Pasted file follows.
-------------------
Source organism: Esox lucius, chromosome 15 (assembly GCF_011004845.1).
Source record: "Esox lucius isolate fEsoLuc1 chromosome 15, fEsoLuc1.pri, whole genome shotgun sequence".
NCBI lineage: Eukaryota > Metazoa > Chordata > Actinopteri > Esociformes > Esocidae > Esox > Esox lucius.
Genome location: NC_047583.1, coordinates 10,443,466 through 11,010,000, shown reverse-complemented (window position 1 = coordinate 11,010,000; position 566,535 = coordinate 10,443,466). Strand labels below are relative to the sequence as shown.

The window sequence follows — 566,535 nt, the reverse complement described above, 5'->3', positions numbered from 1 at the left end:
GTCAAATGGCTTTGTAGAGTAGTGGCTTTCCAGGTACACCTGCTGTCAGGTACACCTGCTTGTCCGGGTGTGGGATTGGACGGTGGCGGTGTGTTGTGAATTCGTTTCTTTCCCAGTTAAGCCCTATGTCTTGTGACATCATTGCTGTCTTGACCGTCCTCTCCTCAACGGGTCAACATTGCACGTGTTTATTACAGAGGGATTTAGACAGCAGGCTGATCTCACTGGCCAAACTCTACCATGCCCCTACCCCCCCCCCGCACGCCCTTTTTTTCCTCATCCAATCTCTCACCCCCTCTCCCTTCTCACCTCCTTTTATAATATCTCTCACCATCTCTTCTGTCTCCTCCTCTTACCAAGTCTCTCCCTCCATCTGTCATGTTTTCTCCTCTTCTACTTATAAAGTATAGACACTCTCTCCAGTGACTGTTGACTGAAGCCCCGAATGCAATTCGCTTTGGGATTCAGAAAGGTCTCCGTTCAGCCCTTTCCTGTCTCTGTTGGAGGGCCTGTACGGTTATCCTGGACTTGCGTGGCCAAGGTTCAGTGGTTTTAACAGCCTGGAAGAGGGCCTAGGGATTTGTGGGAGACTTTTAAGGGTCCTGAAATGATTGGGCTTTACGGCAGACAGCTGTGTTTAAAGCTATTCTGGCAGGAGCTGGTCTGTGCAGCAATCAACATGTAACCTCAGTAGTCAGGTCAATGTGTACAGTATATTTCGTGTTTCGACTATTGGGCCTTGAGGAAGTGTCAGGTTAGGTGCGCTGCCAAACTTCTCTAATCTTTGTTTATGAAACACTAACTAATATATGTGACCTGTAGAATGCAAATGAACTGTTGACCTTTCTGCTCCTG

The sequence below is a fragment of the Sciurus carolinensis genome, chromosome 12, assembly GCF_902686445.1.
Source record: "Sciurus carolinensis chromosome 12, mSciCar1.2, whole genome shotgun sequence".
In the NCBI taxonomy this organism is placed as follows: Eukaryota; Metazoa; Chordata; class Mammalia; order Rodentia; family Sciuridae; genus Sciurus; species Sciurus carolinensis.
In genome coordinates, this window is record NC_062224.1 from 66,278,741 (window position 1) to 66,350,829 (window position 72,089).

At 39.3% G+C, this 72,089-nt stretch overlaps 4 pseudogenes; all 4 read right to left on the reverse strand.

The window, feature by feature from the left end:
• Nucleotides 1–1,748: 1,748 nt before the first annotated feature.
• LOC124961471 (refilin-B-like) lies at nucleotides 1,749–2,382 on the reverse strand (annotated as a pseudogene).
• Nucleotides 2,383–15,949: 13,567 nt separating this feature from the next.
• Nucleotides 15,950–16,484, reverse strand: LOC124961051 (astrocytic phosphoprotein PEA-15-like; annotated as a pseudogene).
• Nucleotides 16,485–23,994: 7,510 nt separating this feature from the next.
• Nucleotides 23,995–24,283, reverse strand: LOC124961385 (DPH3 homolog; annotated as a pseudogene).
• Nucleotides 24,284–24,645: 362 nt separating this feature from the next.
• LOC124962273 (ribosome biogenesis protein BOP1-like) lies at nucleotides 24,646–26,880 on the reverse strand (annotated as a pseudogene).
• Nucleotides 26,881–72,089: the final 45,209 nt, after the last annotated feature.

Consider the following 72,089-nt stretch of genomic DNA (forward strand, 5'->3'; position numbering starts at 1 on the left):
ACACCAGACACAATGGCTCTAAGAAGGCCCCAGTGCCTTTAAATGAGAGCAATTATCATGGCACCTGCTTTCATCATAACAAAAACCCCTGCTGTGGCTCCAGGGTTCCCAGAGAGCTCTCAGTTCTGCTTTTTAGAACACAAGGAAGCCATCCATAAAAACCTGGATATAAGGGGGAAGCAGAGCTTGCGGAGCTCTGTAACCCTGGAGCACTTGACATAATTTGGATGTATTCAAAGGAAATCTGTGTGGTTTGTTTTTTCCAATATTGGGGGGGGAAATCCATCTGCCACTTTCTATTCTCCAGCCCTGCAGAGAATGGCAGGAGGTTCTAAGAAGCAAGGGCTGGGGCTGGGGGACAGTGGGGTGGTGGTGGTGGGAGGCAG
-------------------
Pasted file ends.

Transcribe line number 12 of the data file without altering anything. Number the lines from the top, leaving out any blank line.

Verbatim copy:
The window, feature by feature from the left end: